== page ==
If you wonder about Missouri point guard Phil Pressey's competitive nature, it helps to know how he responded to a challenge from his older brother. Matt Pressey had just started dunking when he dismissed his little brother's chances of ever stuffing a ball through the hoop.
"I said, 'What?!,'" Pressey recalled Thursday. "The next two years, all I did was calf raises."
Pressey, then 14 or 15 (he couldn't remember which), did enough calf raises to one day get himself up and over the rim.
"First day I dunked it, after that, I heard nothing more out of him," Pressey said of his brother Matt.
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But Pressey, newly minted as a dunker, did hear from his high school coach.
"I got in trouble for missing dunks," he said. "I missed five or six one season trying to dunk the ball."
That captures the yin and yang of the player who leads Missouri against Kentucky on Saturday. He's a gifted athlete who's capable of startling bursts of quickness and playmaking. But he's also a player whose go-get-'em attitude can trump prudent judgment.
Pressey's 19 assists at UCLA in late December equaled a Southeastern Conference record and was the most by a player from a BCS conference school since Michigan State's Mateen Cleaves in 2000.
The junior's turnovers in late-game situations hurt Missouri in road losses at LSU, Arkansas and Texas A&M.
"When I say I know every way to lose a game on the road, I know every single way," said Pressey, the only holdover player from last year's team. "I know from now on, when I go on the road again, I've been put in every possible situation I could be put in. I'm going to know how to read that situation."
Pressey's irrepressible, irresistible David-versus-Goliath persona was put on full display this week. After committing a career-high 10 turnovers in a 31-point loss at Florida last month, he had 10 assists on Tuesday in leading Missouri to a victory over the No. 5 Gators.
"The guy I was really, really impressed with was Pressey," Florida Coach Billy Donovan, a former point guard himself, said in the post-game news conference. "I really thought he did a terrific job of running his team, limited number of shots (five), got the ball where it needed to go, made the game easy for everybody else. I thought he really played within himself."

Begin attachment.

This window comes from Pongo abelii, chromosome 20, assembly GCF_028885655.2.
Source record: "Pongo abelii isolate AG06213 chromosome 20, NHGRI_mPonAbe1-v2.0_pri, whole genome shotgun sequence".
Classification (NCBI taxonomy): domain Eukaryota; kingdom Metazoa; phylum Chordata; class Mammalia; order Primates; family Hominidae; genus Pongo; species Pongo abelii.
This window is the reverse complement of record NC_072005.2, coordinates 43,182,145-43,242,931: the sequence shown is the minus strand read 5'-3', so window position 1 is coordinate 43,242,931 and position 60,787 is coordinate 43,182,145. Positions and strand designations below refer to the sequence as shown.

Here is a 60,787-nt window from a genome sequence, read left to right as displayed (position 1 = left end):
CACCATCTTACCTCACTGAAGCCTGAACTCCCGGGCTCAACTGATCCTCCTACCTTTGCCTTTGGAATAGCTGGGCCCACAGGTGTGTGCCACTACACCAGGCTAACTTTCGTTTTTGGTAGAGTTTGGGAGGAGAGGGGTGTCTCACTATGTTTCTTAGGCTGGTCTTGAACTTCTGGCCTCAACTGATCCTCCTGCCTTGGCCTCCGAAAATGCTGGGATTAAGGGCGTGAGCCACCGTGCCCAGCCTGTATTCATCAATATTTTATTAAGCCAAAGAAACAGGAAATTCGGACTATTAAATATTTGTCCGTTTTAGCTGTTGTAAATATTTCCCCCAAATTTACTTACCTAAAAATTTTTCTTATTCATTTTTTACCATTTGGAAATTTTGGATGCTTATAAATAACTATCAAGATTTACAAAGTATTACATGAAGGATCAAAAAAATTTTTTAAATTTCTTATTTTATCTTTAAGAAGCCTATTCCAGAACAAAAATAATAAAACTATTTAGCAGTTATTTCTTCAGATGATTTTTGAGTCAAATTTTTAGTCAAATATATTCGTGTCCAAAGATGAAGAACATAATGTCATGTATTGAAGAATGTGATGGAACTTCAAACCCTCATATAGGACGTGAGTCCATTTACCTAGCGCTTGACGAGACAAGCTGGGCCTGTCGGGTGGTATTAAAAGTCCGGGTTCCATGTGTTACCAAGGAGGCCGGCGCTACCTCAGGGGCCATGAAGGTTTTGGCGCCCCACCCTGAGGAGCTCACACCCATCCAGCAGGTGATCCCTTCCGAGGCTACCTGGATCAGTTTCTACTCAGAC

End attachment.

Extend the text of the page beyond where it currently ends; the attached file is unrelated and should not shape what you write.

Not trying to do too much has been a consistent message from Missouri Coach Frank Haith.
"We need Phil to be Phil," he said last month. "Just be patient. Base hits, not home runs."
Besides his quickness, Pressey's most noticeable attribute is his size, or lack thereof. Missouri lists him at 5-foot-11 and 175 pounds. He's the smallest and the youngest of four siblings. His father, Paul Pressey, was a 6-5 wing who had an 11-year NBA career.
"I always thought I'd grow and be like him," Pressey said of his father. "It never happened. That's just life. Some are tall. Some are small."
The elder Pressey, now an assistant coach with the Cleveland Cavaliers, laughed as he offered an explanation for his son's height.
"My wife's 5-2," he said.
A precocious Pressey began compensating for his lack of size early on. He perfected the shot fake as a 5-year-old.
"He had to use his mind to out-think the other person (and) to get them off balance," Paul Pressey said. "So he could use his speed and quickness against their size."
Pressey said he'd never been timed in a 40-yard sprint. Thanks, in part, to those calf raises, he has a 39-inch vertical leap.
Given his size, the surprise is that Pressey didn't begin playing basketball as a point guard.
"I was a ball hog," he said. "All I wanted to do was shoot.
"My dad noticed I wasn't growing. I wasn't going to be a shooting guard. He said, 'Son, you need to start passing the ball.'"
Pressey led the Big 12 in assists (6.4 per game) and steals (2.1) last season. That persuaded reporters to vote him the SEC's pre-season player of the year. He's leading the league in assists (6.9) and ranks second in steals in SEC play (2.0). Yet in SEC road games, Pressey has more turnovers (33) than assists (30), and he has made only one of 23 three-point attempts.
Haith said Missouri doesn't rise and fall on Pressey's play.
"We don't need it to be that way," the Missouri coach said. "We had games where Phil didn't have to score and we won convincingly. We need other guys taking on that role and doing a little more where it doesn't come down to how well Phil does that determines how well we do as a team."
Missouri at Kentucky
When: 9 p.m. (ESPN)